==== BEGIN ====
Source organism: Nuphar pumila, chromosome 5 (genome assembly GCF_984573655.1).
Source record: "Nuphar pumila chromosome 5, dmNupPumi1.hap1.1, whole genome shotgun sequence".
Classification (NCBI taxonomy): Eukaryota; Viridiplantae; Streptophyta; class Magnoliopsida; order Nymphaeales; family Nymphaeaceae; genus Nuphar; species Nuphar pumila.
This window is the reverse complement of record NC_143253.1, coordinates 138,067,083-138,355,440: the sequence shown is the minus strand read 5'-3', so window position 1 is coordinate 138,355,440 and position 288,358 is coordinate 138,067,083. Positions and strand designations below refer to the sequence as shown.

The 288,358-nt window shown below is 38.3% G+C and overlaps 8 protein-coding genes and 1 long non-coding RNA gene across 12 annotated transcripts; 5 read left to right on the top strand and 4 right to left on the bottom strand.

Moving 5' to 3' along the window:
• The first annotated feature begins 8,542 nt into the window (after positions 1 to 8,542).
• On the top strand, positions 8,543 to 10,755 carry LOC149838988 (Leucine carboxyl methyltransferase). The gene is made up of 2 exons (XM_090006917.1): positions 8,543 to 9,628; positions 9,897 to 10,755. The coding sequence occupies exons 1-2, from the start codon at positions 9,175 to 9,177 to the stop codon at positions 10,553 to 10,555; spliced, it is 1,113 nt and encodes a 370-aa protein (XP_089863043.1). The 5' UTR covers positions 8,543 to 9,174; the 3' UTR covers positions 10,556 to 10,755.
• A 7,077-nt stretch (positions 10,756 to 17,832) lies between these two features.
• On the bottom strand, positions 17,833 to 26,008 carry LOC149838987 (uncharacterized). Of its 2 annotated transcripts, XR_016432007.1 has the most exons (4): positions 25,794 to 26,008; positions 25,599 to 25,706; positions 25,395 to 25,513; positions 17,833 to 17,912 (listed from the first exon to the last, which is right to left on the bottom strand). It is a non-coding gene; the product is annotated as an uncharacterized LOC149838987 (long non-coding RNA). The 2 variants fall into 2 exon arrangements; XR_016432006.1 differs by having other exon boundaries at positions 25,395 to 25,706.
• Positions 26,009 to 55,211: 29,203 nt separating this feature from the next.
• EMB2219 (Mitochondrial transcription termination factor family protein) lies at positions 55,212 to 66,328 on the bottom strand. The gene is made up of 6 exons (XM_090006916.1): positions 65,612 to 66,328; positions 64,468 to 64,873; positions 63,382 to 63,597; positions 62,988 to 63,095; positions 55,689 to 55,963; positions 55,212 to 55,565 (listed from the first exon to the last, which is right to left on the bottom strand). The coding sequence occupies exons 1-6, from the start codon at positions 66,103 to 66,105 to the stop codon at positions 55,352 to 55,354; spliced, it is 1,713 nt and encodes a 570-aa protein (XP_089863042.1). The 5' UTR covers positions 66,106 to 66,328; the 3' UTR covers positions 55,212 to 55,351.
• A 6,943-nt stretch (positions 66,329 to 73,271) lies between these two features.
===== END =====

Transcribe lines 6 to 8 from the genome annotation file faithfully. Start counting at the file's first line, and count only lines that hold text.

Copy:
Moving 5' to 3' along the window:
• The first annotated feature begins 8,542 nt into the window (after positions 1 to 8,542).
• On the top strand, positions 8,543 to 10,755 carry LOC149838988 (Leucine carboxyl methyltransferase). The gene is made up of 2 exons (XM_090006917.1): positions 8,543 to 9,628; positions 9,897 to 10,755. The coding sequence occupies exons 1-2, from the start codon at positions 9,175 to 9,177 to the stop codon at positions 10,553 to 10,555; spliced, it is 1,113 nt and encodes a 370-aa protein (XP_089863043.1). The 5' UTR covers positions 8,543 to 9,174; the 3' UTR covers positions 10,556 to 10,755.